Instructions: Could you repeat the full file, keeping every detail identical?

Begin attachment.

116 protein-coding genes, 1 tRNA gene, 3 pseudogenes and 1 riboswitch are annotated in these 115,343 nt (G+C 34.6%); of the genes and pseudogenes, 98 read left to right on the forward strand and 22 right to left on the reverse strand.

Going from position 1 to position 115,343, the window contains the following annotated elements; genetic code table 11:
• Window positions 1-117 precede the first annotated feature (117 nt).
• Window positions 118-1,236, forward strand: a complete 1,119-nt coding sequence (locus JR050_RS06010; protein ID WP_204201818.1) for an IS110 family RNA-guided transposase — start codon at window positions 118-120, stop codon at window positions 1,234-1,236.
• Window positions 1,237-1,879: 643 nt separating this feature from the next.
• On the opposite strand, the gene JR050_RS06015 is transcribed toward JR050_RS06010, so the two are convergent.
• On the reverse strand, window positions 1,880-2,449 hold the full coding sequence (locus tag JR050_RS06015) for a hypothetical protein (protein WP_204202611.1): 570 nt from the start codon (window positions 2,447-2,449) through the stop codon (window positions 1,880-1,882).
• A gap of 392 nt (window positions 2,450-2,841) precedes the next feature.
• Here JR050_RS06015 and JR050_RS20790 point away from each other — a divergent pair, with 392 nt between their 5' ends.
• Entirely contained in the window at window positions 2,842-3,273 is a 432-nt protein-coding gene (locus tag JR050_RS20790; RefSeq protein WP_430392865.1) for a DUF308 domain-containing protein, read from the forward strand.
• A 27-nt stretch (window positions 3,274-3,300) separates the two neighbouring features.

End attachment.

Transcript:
116 protein-coding genes, 1 tRNA gene, 3 pseudogenes and 1 riboswitch are annotated in these 115,343 nt (G+C 34.6%); of the genes and pseudogenes, 98 read left to right on the forward strand and 22 right to left on the reverse strand.

Going from position 1 to position 115,343, the window contains the following annotated elements; genetic code table 11:
• Window positions 1-117 precede the first annotated feature (117 nt).
• Window positions 118-1,236, forward strand: a complete 1,119-nt coding sequence (locus JR050_RS06010; protein ID WP_204201818.1) for an IS110 family RNA-guided transposase — start codon at window positions 118-120, stop codon at window positions 1,234-1,236.
• Window positions 1,237-1,879: 643 nt separating this feature from the next.
• On the opposite strand, the gene JR050_RS06015 is transcribed toward JR050_RS06010, so the two are convergent.
• On the reverse strand, window positions 1,880-2,449 hold the full coding sequence (locus tag JR050_RS06015) for a hypothetical protein (protein WP_204202611.1): 570 nt from the start codon (window positions 2,447-2,449) through the stop codon (window positions 1,880-1,882).
• A gap of 392 nt (window positions 2,450-2,841) precedes the next feature.
• Here JR050_RS06015 and JR050_RS20790 point away from each other — a divergent pair, with 392 nt between their 5' ends.
• Entirely contained in the window at window positions 2,842-3,273 is a 432-nt protein-coding gene (locus tag JR050_RS20790; RefSeq protein WP_430392865.1) for a DUF308 domain-containing protein, read from the forward strand.
• A 27-nt stretch (window positions 3,274-3,300) separates the two neighbouring features.